The use of a starter-like process with so short a starter growth period seems to me to be indistinguishable from simply pitching single vial of yeast into the original wort.  Now, that's likely enough part of my lack of understanding.  I could perhaps understand if someone let a starter develop to full attenuation, let it floc' out, and decanted the liquid prior to pitching the starter into the wort.  But why discard the (in principle overpitched) starter beer?  The only function I can guess at would be to carry off the yeast reproduction products.  I could perhaps understand if there were some semi-magical difference in yeast characteristics from growing up in a limited environment and running out of food prior to floc'ing out.  Maybe.  But to my very linear mind, I don't understand the workings of making up starters to attain a certain pitch rate.  Do understand, I say "I don't understand," and am not saying there is no difference.  It's a good day when I learn something, and I'm hoping this august group can "make my day."

Michael T.

Michael, start by looking at this...www.mrmalty.com .  That should give you some insight into what and why.

I also think you have a misconception about the timeline.  I generally make starters 5-7 days ahead of the day I'm going to brew.  That allows for sufficient time for yeast cell growth.  Another advantage is that after the starter ferments out, you can pour off the starter wort so it doesn't go into your nice fresh wort.  My experience has proven to me that I make better beer by doing that.  Another misconception is that you use part of the wort from your batch for the starter.  As you have found, doing that doesn't provide enough time for cell growth.

Although you didn't ask, I'll also mention that 75F ambient is far too warm to make good beer, and if you don't chill the wort first (unless I misunderstood), those negative effects will be exacerbated.
« Last Edit: August 03, 2013, 02:14:27 PM by denny »
Life begins at 60.....1.060, that is!

www.dennybrew.com

The best, sharpest, funniest, weirdest and most knowledgable minds in home brewing contribute on the AHA forum. - Alewyfe

Offline dertiefster

  • 1st Kit
  • *
  • Posts: 5
    • View Profile
Re: first principles question on starters
« Reply #5 on: August 03, 2013, 02:44:34 PM »
I have been enlightened significantly from your comments.  Thank you all.  The most significant issue I'd overlooked was (apparently) oxygenation of the starter.  I see clearly that one would, after raising yeast in an oxygenated environment, choose to decant the beer and "pitch it" elsewhere than into the fresh wort.  What I did with the WLP585 was essentially proofing the yeast (as a baker might say) rather than making a yeast-multiplying starter.  I used the wort I had so I could check for yeast activity, and got that in spades.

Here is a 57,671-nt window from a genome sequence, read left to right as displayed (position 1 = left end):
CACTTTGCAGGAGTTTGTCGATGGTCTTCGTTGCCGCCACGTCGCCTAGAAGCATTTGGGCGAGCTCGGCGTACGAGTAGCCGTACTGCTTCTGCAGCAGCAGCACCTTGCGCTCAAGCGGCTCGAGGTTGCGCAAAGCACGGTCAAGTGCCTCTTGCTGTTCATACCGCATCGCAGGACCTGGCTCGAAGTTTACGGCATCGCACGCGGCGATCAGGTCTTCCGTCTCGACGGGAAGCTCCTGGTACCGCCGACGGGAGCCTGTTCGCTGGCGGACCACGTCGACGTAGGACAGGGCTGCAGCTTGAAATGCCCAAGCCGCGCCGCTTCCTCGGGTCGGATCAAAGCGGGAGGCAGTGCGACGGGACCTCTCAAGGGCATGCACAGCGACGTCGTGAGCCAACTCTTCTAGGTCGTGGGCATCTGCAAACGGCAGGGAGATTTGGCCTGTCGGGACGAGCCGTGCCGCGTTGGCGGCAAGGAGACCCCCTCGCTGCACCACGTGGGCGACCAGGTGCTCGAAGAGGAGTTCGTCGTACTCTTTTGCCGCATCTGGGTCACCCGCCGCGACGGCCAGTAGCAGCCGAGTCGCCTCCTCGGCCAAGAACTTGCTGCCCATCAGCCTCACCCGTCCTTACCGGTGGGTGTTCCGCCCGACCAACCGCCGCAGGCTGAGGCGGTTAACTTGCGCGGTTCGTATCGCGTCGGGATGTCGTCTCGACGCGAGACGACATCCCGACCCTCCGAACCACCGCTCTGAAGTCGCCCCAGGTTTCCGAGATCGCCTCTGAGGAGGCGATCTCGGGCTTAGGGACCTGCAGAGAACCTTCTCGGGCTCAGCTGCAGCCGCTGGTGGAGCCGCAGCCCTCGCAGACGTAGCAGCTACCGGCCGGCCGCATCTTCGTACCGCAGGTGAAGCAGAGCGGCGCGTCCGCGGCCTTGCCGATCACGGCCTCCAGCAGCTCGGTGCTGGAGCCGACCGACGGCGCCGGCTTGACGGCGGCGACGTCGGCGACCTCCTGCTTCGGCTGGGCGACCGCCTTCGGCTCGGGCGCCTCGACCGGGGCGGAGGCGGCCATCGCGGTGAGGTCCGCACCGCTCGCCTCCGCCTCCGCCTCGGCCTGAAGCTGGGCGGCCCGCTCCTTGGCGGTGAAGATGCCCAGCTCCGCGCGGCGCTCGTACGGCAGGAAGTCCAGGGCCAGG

The WLP585 I used is one of the saison yeasts, and I thought that after reading about WLP565 and temps up to (or above) 90 F, that a 75 F fermentation would not be out of line for a Belgian farmhouse temperature.  My #4 (post-hiatus) was a blonde ale much like this saison-ish attempt, and I used WLP566 in that batch [addendum: and it turned out _very_ well from my standpoint -- its dwindling supply is what moved me to do this 11 gallon batch].  Without referring to the notes, I believe I left the beer in the carboy 4 wks overall.  It took _much_ longer to finish (1.050 to 1.002?), but the rate of CO2 generation in the last 3 weeks was very low from watching the lock bubble rate -- 1-2 bubbles per minute.  I think that's still too high a rate for it all to have come from simple diffusion of the CO2 from the lower reaches of the beer.

From my perspective, this WLP585 yeast (I think it's a blend) tore through the 1.044 wort in something around 40 hours.  That's not what I'd expect from under-pitching, but I'm absolutely NOT an expert.  I'm just curious about reasons and mechanisms.  I've read speculations about pH and CO2 content, and it is possible that this batch is stalled near F.G. due to CO2 saturation or pH.  I don't have a good way to measure pH, but I _could_ shake/swirl the barrel to try to dislodge some of the CO2.  It was Thursday when I last measured the sp. gr., and I probably ought to do that again before doing a hasty bottling of the brew.  I'd not like to have a bunch of points of gravity turn into CO2 in-bottle.  Ka-boom/splash.

with many thanks...

Michael T.
« Last Edit: August 03, 2013, 02:50:07 PM by dertiefster »